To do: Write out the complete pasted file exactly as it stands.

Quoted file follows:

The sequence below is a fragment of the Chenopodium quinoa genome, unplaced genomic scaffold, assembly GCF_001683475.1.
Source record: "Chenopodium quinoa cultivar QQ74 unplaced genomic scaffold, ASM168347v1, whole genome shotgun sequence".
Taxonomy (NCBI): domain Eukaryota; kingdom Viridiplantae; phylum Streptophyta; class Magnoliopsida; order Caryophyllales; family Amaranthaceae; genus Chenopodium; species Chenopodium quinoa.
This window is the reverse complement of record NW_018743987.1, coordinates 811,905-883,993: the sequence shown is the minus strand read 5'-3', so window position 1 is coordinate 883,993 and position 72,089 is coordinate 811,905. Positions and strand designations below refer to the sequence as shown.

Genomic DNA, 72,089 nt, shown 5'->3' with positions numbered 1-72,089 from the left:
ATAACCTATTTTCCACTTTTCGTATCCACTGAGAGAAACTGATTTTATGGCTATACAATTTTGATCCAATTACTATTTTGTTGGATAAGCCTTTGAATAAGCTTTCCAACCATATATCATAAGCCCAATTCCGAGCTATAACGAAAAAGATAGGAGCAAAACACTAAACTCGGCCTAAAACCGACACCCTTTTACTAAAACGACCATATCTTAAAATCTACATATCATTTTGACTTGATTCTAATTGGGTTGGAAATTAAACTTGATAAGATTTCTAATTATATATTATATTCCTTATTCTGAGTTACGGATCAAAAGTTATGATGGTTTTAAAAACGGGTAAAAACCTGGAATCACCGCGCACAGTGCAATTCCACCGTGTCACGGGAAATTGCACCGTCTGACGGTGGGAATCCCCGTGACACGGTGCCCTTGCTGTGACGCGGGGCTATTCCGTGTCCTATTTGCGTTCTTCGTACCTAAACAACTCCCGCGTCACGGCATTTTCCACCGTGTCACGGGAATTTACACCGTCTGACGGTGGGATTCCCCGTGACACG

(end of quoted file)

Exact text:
The sequence below is a fragment of the Chenopodium quinoa genome, unplaced genomic scaffold, assembly GCF_001683475.1.
Source record: "Chenopodium quinoa cultivar QQ74 unplaced genomic scaffold, ASM168347v1, whole genome shotgun sequence".
Taxonomy (NCBI): domain Eukaryota; kingdom Viridiplantae; phylum Streptophyta; class Magnoliopsida; order Caryophyllales; family Amaranthaceae; genus Chenopodium; species Chenopodium quinoa.
This window is the reverse complement of record NW_018743987.1, coordinates 811,905-883,993: the sequence shown is the minus strand read 5'-3', so window position 1 is coordinate 883,993 and position 72,089 is coordinate 811,905. Positions and strand designations below refer to the sequence as shown.

Genomic DNA, 72,089 nt, shown 5'->3' with positions numbered 1-72,089 from the left:
ATAACCTATTTTCCACTTTTCGTATCCACTGAGAGAAACTGATTTTATGGCTATACAATTTTGATCCAATTACTATTTTGTTGGATAAGCCTTTGAATAAGCTTTCCAACCATATATCATAAGCCCAATTCCGAGCTATAACGAAAAAGATAGGAGCAAAACACTAAACTCGGCCTAAAACCGACACCCTTTTACTAAAACGACCATATCTTAAAATCTACATATCATTTTGACTTGATTCTAATTGGGTTGGAAATTAAACTTGATAAGATTTCTAATTATATATTATATTCCTTATTCTGAGTTACGGATCAAAAGTTATGATGGTTTTAAAAACGGGTAAAAACCTGGAATCACCGCGCACAGTGCAATTCCACCGTGTCACGGGAAATTGCACCGTCTGACGGTGGGAATCCCCGTGACACGGTGCCCTTGCTGTGACGCGGGGCTATTCCGTGTCCTATTTGCGTTCTTCGTACCTAAACAACTCCCGCGTCACGGCATTTTCCACCGTGTCACGGGAATTTACACCGTCTGACGGTGGGATTCCCCGTGACACG